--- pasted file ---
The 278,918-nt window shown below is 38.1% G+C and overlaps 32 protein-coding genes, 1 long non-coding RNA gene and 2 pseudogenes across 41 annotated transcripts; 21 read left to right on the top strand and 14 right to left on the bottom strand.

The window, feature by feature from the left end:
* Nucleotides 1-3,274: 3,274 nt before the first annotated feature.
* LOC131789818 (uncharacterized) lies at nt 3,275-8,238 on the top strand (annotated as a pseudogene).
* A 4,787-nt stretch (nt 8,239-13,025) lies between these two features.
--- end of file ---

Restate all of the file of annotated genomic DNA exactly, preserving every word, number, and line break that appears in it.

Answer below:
The 278,918-nt window shown below is 38.1% G+C and overlaps 32 protein-coding genes, 1 long non-coding RNA gene and 2 pseudogenes across 41 annotated transcripts; 21 read left to right on the top strand and 14 right to left on the bottom strand.

The window, feature by feature from the left end:
* Nucleotides 1-3,274: 3,274 nt before the first annotated feature.
* LOC131789818 (uncharacterized) lies at nt 3,275-8,238 on the top strand (annotated as a pseudogene).
* A 4,787-nt stretch (nt 8,239-13,025) lies between these two features.